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What is Asperger's Syndrome?

The answer to that question is more complicated than most people would like it to be.  There is some controversy about exactly what constitutes Asperger's Syndrome (or Asperger's Disorder per the DSM-IV).  When the criteria for AS were put into the DSM-IV the folks that do traditional Autism saw AS people as having no language problems.  The problem with that is that the folks that work with AS people every day generally disagree and argue that there are commonly issues with pragmatics and social language evident.  That is merely one area of contention in the field - and that doesn't even bring in what the people with AS themselves have to say on the topic.  Here is another area to be careful of when looking at Asperger's - many claim that above average intelligence is a hallmark of AS.  The problem is that there is no research supporting this claim.  The requirement, at least in some diagnostic systems, is for intelligence in the average to above average range (which means not in the intellectually delayed or mentally retarded range).  So, be careful of anyone that says things as if they have the only right answer when it comes to issues around Asperger's.  

Inconsistencies in the way the term Asperger's has been used and the lack, until the 1990's, of recognized official definitions has made it difficult to interpret the research available on Asperger's. Even today, some professionals will use the term to refer to people with autism who have IQs in the normal range, or to adults with autism, or to PDD-NOS.  All this despite recent official definitions that emphasize differences from autism, e.g. in terms of better communication (particularly verbal) skills.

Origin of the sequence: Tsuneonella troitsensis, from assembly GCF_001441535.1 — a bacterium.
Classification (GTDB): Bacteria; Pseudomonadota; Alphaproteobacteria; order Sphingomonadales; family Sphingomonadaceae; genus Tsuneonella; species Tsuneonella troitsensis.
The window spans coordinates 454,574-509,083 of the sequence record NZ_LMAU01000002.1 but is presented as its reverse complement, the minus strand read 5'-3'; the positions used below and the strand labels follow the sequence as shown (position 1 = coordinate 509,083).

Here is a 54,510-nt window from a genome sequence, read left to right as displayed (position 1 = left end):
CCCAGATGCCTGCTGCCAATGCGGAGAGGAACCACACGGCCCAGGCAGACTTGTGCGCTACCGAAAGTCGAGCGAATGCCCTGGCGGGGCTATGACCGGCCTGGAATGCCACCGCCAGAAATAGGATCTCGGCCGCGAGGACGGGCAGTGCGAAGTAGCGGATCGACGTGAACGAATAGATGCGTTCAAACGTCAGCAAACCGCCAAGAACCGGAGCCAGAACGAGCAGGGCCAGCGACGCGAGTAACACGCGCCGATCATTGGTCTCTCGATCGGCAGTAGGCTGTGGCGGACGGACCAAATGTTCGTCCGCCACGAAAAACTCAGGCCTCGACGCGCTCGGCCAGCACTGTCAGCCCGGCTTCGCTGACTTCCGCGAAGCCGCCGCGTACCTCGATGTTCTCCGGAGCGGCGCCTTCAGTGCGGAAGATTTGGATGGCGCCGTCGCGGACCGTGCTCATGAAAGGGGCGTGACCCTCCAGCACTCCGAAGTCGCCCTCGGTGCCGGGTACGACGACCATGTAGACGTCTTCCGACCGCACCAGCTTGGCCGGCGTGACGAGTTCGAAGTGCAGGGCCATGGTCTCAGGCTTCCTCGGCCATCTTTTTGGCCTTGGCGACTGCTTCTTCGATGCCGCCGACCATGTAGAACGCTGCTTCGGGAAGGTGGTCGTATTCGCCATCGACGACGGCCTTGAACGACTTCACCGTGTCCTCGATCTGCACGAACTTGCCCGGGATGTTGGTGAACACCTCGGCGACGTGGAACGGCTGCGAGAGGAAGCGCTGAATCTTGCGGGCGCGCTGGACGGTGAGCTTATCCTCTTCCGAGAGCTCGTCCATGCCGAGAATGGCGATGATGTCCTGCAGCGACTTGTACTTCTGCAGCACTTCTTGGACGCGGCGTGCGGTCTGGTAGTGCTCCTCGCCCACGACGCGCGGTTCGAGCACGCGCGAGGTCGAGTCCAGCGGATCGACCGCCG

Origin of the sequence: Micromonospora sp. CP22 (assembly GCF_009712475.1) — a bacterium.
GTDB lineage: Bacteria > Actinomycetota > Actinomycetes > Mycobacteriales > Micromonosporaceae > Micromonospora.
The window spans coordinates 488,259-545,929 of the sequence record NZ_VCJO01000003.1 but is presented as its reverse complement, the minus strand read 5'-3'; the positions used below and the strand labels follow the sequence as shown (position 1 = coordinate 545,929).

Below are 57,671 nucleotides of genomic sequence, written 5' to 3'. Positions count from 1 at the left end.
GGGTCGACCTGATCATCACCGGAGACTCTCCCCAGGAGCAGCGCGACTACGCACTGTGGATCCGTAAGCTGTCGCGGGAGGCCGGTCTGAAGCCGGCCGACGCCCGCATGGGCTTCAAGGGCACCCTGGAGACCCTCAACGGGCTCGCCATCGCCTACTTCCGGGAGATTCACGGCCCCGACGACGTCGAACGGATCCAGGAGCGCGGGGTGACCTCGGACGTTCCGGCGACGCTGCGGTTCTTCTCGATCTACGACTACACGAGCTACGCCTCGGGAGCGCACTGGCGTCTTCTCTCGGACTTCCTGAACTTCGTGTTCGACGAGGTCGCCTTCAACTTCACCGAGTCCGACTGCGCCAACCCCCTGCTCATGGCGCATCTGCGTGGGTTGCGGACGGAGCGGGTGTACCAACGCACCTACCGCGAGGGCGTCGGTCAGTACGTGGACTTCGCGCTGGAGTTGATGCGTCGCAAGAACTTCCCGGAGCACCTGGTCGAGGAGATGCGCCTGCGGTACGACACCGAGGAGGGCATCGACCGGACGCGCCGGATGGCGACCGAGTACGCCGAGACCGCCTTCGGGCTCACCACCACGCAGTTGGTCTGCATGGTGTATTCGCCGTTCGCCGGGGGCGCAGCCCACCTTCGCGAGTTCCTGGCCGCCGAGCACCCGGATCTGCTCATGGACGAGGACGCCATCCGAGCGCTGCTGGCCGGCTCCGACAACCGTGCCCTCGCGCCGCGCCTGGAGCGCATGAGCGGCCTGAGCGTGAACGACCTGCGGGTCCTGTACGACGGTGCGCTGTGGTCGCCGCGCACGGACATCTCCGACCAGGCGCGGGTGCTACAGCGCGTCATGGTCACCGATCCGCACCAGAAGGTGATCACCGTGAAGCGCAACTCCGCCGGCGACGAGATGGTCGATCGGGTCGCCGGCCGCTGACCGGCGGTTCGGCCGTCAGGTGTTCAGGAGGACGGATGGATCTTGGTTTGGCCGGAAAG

Gillberg 1991
ICD-10 1992
Szatmari 1989

Attwood "Discovery" Criteria

  1. A qualitative advantage in social interaction, as manifested by a majority of the following:
  • Peer relationships characterized by absolute loyalty and impeccable dependability
  • Free of sexist, "age-ist", or culturalist biases; ability to regard others at "face value"
  • Speaking one’s mind irrespective of social context or adherence to personal beliefs
  • Ability to pursue personal theory or perspective despite conflicting evidence